(5)

The fact is illustrated in Figure 7 taking an example of a gene expression dataset with a single gene, *G* = {343, 314, 409} with three expression values. After transforming the values into angular deviation and regulation pattern, it becomes *G* = {138, −1; 52, 1}.

To formulate the pattern similarity based co-expression networking problem we define the following terms based on angular deviation and regulation pattern of a gene expression profile.

### Terminologies used

Let *G* = {*G*_{1}, *G*_{2}, *· · · , G*_{
N
}} be the set of *N* genes and *T* = {*T*_{1}, *T*_{2}, *· · · , T*_{
M
}} be the set of *M* conditions or time points of a microarray dataset. The gene expression dataset *D* is represented as an *N* × *M* matrix *D*_{N ×M} where each entry *d*_{
i,j
}corresponds to the logarithm of the relative abundance of *mRNA* of a gene. The following definitions and lemmas provide the theoretical basis for the proposed GeCON algorithm.

**Definition 1** (Pattern Similarity). Given degrees of fluctuation *A* = {*a*_{1}, *a*_{2}, *· · · , a*_{M −1}} and regulation patterns *R* = {*r*_{1}, *r*_{2}, *· · · , r*_{M −1}} of a gene, derived from the gene expression profile, two gene *G*_{
i
} and *G*_{
j
} s' *k*^{th} expression patterns, *G*_{
ik
} and *G*_{
jk
}, are similar if the difference in the degrees of fluctuation of the two genes' *k*^{th} edges (*G*_{
i
}(*a*_{
k
}) and *G*_{
j
}(*a*_{
k
})) is less than some given threshold *τ*.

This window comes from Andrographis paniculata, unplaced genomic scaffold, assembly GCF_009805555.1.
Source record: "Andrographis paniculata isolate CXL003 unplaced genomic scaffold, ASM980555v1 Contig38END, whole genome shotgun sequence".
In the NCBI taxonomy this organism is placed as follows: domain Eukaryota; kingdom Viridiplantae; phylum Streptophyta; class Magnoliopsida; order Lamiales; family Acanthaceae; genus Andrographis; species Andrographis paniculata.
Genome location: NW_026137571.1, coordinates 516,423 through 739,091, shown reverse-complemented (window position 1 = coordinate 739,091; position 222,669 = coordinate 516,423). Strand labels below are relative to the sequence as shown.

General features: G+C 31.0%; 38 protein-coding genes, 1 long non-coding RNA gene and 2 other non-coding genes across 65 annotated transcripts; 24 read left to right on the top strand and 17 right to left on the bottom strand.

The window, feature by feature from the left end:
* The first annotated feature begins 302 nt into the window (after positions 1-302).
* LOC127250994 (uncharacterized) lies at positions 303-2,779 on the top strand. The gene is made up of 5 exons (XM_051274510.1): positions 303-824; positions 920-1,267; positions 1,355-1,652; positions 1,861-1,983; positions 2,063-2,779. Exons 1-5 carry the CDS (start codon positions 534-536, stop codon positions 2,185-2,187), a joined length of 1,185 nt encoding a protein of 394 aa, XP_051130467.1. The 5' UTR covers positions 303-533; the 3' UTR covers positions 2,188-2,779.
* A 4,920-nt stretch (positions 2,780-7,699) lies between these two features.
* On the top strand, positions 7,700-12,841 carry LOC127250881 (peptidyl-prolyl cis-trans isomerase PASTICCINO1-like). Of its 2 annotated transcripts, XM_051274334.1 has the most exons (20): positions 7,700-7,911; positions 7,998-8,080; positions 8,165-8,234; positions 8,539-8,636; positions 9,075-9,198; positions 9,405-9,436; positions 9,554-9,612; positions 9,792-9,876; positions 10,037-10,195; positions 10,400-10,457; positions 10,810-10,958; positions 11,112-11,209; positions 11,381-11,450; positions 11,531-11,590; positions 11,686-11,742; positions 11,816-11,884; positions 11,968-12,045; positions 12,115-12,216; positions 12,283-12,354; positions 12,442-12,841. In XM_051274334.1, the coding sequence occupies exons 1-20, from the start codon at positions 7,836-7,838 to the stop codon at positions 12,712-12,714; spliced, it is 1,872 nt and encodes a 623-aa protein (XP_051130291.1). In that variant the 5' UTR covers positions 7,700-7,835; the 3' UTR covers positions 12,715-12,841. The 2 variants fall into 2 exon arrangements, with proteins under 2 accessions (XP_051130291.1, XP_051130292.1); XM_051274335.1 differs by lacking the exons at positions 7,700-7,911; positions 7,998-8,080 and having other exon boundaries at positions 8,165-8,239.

In calculating similarity between two genes, we consider two patterns: positive similarity, *Pos_sim*, when the regulation patterns are the same (in case of up-regulation) and negative similarity, *Neg_sim*, when the patterns are inverted (in case of down-regulation) for a particular edge (inverted pattern). Both the similarities are defined as follows:

Pos\text{\_}sim\left({G}_{ik},{G}_{jk}\right)=\left\{\begin{array}{c}1,\phantom{\rule{1em}{0ex}}\text{if}{G}_{i}\left({r}_{k}\right)={G}_{j}\left({r}_{k}\right)\hfill \\ \phantom{\rule{1em}{0ex}}\phantom{\rule{1em}{0ex}}\text{and}|{G}_{i}\left({a}_{k}\right)-{G}_{j}\left({a}_{k}\right)|\phantom{\rule{2.77695pt}{0ex}}\tau \hfill \\ 0,\phantom{\rule{1em}{0ex}}\text{otherwise},\hfill \end{array}\right.

(6)

Neg\text{\_}sim\left({G}_{ik},{G}_{jk}\right)=\left\{\begin{array}{c}1,\phantom{\rule{1em}{0ex}}\text{if}{G}_{i}\left({r}_{k}\right)=-{G}_{j}\left({r}_{k}\right)\hfill \\ \phantom{\rule{1em}{0ex}}\phantom{\rule{1em}{0ex}}\text{and}\hfill \\ \phantom{\rule{1em}{0ex}}\phantom{\rule{1em}{0ex}}|180-{G}_{i}\left({a}_{k}\right)+{G}_{j}\left({a}_{k}\right)|\phantom{\rule{2.77695pt}{0ex}}\tau \hfill \\ 0,\phantom{\rule{1em}{0ex}}\text{otherwise},\hfill \end{array}\right.

(7)

where *G*_{
i
}(*r*_{
k
}) and *G*_{
j
}(*r*_{
k
}) are the regulation value of *k*^{th} edges of gene *G*_{
i
} and *G*_{
j
} respectively. In case of *Neg_sim*, we subtract 180 from the sum of degree of fluctuation values of *G*_{
i
} and *G*_{
j
} to keep the difference in the range of 0 to 180.

**Definition 2** (Support). It is the ratio between the number of edges for which genes *G*_{
i
} and *G*_{
j
} are similar and the total number of edges i.e. (*M* − 1). We consider both positive and negative supports to measure the number of edges where both genes have similar or inverted pattern tendencies, respectively. The formulas are given below.

Pos\text{\_}support\left({G}_{i},{G}_{j}\right)={\displaystyle \sum _{k=1}^{M-1}}Pos\text{\_}sim\left({G}_{ik},{G}_{jk}\right)/\left(M-1\right)

(8)

Neg\text{\_}support\left({G}_{i},{G}_{j}\right)={\displaystyle \sum _{k=1}^{M-1}}Neg\text{\_}sim\left({G}_{ik},{G}_{jk}\right)/\left(M-1\right)

(9)

**Definition 3** (Strongly Connected). Two genes *G*_{
i
} and *G*_{
j
} are said to be *StronglyConnected* (or have an inter-relationship) if *Pos_support*(*G*_{
i
}*, G*_{